A feral cat is a wild, unsocialized, unfriendly outdoor cat. While some people refer to any wandering, stray, or unowned cat as a feral cat, this isn't correct.
The term feral refers to cats who are fearful of humans and who will flee from direct hands-on contact with humans. There are millions of feral cats in the USA, most of which are descendants of owned or abandoned free-roaming pet cats who were not fixed.
For comprehensive and definitive information on feral cats, visit alleycat.org, communitycatspodcast.com, or neighborhoodcats.org.
However, here's an overview of feral cats:
Ferals may approach you, especially at feeding times, and feral cats are not a threat to people — unless you try to capture them with your hands, then you could be badly bitten or scratched. Always seek immediate medical care if you are bitten by a feral cat.
Ferals are cats who've not been exposed to human contact, or if they have, it has been in the distant past.
Feral adult cats can seldom be socialized and will likely never become pets. A stray cat who was previously friendly to humans may appear feral, or may turn feral if left without human contact. Alleycat.org presents an excellent illustrated section on how to tell the difference between a feral cat and a frightened stray cat.
Feral kittens can be socialized and acclimated to humans if the process starts early, preferably by 4-6 weeks. After about 3 months of age, it is difficult and stressful for the cats if you try to socialize them at that point to be pets.
Feral cats are often the descendants of owned pets who were not fixed and were allowed to roam freely outdoors. If you allow your cat outdoors, make sure he or she has been fixed and doesn't contribute to this issue.
Feral cats cannot be adopted into "good homes" because they are fearful of humans, and pretty much no one wants a wild cat as a pet they cannot touch or handle.
Feral cats generally live in colonies and bond with each other. Fixing feral colonies and then returning them to their site is the most humane, sustainable, and low-cost method of management. Catching and euthanizing the cats only allows more cats to move in and doesn't stop the root cause. Birth control surgery of all the cats ends the reproduction, and over time the colony will fade away with their life cycle. This process is known as Trap-Neuter-Return (TNR). Get great information about TNR and community cats at communitycatspodcast.com.
Relocating feral cats is difficult, time consuming, stressful to the cats, and isn't always successful even when everything is done right. That's why experts recommend that the colonies be fixed and remain in their territory and only be relocated as an absolute last resort, for example, when a building they inhabit is to be demolished.
Relocating feral cats means finding a willing barn or location for them and a caregiver who'll be able to feed, water, and monitor the colony daily. First all the cats MUST be fixed. Never gather up fertile cats and dump them in a new location. After recovery from surgery the cats must then be confined in their new location for about three weeks. Simply releasing feral cats in their new location after surgery means most will never be seen again because in their confusion they will flee and subsequently die from trauma. It's difficult to find new caregivers who are willing to work through this three week transition with the cats. Even then, some of the cats may still flee after confinement in their new location.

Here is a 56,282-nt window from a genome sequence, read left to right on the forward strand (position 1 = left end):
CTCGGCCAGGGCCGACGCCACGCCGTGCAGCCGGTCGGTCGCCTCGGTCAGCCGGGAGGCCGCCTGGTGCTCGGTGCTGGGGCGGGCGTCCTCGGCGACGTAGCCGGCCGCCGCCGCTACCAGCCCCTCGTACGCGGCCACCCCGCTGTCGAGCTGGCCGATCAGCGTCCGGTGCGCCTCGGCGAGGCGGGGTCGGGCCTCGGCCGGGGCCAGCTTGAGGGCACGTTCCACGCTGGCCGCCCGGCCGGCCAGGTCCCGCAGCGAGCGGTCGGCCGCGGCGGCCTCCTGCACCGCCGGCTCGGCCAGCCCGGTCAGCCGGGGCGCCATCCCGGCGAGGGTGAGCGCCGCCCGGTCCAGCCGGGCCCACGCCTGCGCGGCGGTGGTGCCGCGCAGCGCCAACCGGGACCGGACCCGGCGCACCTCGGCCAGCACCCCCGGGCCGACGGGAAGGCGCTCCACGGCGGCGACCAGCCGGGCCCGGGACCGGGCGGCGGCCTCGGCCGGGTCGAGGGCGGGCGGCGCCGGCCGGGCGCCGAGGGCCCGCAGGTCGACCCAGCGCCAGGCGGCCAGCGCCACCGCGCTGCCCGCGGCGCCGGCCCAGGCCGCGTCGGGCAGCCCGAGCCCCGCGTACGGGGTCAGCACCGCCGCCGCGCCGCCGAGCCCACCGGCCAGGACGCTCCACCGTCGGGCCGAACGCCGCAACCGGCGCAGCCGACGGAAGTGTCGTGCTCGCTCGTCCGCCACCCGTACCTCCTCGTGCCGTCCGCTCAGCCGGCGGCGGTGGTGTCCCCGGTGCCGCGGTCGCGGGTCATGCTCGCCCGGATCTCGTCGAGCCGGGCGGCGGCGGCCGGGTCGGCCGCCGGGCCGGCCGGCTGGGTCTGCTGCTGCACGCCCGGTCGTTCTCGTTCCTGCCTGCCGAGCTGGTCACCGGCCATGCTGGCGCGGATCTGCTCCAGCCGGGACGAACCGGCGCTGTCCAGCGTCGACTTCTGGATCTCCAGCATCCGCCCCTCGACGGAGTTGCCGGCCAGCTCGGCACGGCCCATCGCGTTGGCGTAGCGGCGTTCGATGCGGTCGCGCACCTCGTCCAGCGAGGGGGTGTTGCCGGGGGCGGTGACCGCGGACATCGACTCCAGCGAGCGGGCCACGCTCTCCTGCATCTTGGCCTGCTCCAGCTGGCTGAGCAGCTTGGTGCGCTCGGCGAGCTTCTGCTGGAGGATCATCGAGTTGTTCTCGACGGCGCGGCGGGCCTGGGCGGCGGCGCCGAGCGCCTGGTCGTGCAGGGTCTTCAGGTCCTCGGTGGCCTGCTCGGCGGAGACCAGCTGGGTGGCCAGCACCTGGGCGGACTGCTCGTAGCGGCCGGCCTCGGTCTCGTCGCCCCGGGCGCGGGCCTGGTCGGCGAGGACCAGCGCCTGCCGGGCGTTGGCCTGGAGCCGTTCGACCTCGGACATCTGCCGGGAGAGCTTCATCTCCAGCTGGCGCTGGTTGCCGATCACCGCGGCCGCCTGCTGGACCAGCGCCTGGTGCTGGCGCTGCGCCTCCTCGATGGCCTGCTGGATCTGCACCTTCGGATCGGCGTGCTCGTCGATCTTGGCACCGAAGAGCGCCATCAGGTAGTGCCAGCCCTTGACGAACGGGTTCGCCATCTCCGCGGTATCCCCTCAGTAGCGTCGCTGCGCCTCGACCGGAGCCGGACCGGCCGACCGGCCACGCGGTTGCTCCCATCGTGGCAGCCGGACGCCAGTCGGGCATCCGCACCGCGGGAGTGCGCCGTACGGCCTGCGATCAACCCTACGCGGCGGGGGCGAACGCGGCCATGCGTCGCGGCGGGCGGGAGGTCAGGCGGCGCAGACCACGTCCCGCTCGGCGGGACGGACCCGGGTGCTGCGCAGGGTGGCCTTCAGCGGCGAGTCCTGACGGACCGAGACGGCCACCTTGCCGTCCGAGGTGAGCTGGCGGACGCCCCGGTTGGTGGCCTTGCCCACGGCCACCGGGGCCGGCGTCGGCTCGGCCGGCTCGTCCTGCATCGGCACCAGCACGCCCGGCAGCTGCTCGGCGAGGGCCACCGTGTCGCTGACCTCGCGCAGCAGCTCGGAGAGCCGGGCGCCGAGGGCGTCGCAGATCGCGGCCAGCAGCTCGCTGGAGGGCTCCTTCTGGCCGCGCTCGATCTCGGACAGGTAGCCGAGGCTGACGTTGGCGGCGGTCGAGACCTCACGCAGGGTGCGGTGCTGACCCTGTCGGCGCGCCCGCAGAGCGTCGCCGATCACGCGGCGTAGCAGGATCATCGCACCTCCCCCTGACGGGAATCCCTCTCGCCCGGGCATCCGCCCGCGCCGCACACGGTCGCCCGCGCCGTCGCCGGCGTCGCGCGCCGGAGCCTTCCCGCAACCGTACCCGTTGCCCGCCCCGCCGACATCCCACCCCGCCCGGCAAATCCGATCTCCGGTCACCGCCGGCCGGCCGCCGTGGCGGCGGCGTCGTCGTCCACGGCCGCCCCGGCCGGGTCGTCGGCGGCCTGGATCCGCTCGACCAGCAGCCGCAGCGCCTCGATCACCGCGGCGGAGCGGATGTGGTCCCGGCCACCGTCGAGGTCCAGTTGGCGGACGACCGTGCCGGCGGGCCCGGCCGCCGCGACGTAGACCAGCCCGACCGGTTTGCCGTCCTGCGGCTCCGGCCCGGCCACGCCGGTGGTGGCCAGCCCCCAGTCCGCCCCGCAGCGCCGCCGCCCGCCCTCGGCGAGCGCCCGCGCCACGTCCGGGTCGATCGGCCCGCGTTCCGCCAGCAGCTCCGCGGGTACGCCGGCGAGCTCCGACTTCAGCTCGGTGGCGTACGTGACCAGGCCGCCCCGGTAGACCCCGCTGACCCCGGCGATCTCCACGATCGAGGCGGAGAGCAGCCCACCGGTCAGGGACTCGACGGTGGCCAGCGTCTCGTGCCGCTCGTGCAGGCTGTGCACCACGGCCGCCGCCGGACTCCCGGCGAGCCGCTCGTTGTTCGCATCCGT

Feral cats should have the tip of their ear (usually the left ear) removed while they are asleep for spay/neuter surgery. This allows instant identification of sterile, fixed cats. It avoids female cats having to have their bellies cut open again to make sure they've been fixed. It proves to animal control officers, veterinarians, and observers that the cat is sterile. It helps the colony caregiver note if a new cat moves in, since it can be hard to tell cats apart at times if they are similar colors and sizes.
Humane trapping: Feral cats are captured for surgery using humane traps. HARP volunteers who trap cats are certified in humane trapping methods and we've been doing it over 25 years. Stress to the captured cat is reduced by keeping the traps covered during transport. The ferals are anesthetized by being pushed into the back of the trap with a trap divider, and the anesthetic is injected through the trap opening. After surgery, the cats are returned to the traps for recovery, then typically returned to their colony the next day.
Feral cats need food (not water) withheld for about 24 hours before the trapping is planned, and a vet with experience in feral cat care must be on standby to receive the cats for surgery after trapping. Wily cats may require different types of traps, so HARP keeps some specialty humane traps to meet just about any trapping need. Do not release a feral cat from a trap before it is fixed. While it can be disturbing to see a frightened cat in a trap, if the cat is released before surgery it's going to be really difficult to catch the cat again. Cover the cat with a towel or sheet after it is in the trap and take it to a quiet, safe place for transport.
Feral cats coming into our care receive a three year rabies shot to protect their health and our community's health.
Feral cat resources:
We'll do our best to help you get the wild feral cats on your property fixed.
These are feral cats. They come close for food, but flee if anyone attempts to touch or pet them.
Tip of left ear was removed while these kittens were asleep for spay surgery. It signifies that both have been fixed and cannot reproduce. Ear tipping eliminates having to anesthetize and re-operate to see if female cats have been spayed. These kittens are caged to rest after their spay surgeries and while we work on socialization.
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